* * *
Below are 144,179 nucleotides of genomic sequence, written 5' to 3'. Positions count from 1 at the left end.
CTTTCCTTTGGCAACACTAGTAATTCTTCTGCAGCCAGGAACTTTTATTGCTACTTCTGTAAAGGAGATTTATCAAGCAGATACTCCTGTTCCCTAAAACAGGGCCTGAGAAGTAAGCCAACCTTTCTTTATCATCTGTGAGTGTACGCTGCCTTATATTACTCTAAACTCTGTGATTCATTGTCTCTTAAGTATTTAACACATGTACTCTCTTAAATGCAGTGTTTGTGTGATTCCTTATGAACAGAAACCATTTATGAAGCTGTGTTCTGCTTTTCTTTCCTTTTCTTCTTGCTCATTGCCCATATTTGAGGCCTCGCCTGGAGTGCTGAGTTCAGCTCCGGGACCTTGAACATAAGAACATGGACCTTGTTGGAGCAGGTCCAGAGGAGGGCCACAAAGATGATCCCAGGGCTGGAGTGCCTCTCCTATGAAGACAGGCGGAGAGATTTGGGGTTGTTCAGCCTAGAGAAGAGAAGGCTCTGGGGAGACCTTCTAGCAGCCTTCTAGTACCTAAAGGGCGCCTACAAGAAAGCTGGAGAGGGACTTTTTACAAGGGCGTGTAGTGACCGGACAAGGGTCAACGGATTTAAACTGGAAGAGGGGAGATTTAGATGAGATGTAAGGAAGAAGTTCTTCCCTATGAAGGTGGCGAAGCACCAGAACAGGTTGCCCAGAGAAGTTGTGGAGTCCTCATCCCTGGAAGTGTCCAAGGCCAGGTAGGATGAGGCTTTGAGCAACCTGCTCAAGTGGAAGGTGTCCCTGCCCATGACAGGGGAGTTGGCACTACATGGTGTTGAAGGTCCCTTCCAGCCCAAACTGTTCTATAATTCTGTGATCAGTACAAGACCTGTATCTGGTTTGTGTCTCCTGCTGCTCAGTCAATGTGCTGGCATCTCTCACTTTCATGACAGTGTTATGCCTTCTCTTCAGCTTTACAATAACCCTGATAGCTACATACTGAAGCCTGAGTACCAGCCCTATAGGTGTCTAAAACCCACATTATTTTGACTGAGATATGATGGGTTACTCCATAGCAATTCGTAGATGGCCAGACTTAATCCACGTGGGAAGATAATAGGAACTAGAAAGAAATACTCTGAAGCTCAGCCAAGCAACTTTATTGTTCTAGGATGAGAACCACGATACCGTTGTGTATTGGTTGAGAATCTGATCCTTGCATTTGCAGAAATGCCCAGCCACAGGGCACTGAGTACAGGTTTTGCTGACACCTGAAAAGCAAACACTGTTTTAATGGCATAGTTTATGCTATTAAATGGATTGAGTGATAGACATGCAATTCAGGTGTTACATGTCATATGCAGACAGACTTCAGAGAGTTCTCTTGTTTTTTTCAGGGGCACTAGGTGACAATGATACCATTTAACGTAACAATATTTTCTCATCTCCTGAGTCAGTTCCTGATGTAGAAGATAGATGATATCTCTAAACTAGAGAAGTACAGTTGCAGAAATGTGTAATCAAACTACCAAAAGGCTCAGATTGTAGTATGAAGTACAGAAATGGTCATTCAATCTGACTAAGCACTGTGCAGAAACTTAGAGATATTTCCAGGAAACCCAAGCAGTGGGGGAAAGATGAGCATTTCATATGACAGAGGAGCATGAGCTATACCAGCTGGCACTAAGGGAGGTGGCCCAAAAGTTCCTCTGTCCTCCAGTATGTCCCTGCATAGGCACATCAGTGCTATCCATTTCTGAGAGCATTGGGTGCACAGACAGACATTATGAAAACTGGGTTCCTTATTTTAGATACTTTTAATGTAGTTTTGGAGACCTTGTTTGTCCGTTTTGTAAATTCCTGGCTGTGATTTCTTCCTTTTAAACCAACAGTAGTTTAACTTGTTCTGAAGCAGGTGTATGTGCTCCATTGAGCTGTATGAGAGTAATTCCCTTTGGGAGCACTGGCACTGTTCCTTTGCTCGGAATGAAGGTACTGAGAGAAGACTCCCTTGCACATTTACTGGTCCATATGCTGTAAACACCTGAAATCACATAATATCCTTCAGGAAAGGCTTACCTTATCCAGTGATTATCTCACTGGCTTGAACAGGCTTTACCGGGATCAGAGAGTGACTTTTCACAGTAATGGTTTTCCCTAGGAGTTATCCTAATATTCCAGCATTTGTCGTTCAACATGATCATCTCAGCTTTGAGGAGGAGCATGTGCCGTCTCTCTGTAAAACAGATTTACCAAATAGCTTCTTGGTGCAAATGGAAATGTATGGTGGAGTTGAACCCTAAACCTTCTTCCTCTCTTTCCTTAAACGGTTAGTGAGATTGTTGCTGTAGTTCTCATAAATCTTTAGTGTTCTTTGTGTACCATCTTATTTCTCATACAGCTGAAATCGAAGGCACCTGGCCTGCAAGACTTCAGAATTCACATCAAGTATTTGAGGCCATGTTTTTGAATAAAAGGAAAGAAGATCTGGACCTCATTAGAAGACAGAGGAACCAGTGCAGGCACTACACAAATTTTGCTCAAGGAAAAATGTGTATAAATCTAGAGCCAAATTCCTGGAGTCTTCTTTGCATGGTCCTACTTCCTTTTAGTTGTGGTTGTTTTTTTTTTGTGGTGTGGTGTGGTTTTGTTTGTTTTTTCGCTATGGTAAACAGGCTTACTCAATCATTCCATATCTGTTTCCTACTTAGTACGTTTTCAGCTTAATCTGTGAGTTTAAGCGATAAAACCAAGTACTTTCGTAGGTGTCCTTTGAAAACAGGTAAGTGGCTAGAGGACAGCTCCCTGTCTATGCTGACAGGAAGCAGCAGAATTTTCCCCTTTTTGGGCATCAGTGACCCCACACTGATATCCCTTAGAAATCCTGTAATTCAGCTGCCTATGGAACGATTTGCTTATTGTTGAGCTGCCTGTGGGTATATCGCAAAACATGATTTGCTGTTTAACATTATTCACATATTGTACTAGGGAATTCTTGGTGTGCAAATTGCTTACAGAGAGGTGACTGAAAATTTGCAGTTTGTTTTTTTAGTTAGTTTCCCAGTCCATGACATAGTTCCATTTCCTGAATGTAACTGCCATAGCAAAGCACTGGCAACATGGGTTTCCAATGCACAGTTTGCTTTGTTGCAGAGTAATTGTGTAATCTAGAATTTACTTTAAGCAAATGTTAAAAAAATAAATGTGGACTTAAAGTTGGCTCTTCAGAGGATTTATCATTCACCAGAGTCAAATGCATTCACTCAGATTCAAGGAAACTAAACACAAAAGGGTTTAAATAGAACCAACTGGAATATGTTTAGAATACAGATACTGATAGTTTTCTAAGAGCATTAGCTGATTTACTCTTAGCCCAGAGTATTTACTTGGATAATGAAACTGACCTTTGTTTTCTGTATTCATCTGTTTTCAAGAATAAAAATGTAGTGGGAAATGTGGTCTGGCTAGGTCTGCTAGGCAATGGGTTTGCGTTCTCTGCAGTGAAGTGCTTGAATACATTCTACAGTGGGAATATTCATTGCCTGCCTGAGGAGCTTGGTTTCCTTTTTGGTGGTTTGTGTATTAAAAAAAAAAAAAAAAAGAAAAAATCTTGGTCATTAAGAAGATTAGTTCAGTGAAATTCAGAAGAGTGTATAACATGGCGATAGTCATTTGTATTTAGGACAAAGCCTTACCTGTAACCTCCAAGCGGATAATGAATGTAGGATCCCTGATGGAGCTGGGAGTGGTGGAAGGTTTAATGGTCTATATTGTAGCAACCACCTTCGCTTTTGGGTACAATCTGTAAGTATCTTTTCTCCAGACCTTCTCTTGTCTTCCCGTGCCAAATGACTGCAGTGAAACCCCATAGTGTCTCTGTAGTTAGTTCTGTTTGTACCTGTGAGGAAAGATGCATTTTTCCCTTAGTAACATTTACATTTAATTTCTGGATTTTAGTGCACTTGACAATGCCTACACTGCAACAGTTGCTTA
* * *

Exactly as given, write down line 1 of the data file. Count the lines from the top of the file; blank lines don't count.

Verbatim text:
Below are 144,179 nucleotides of genomic sequence, written 5' to 3'. Positions count from 1 at the left end.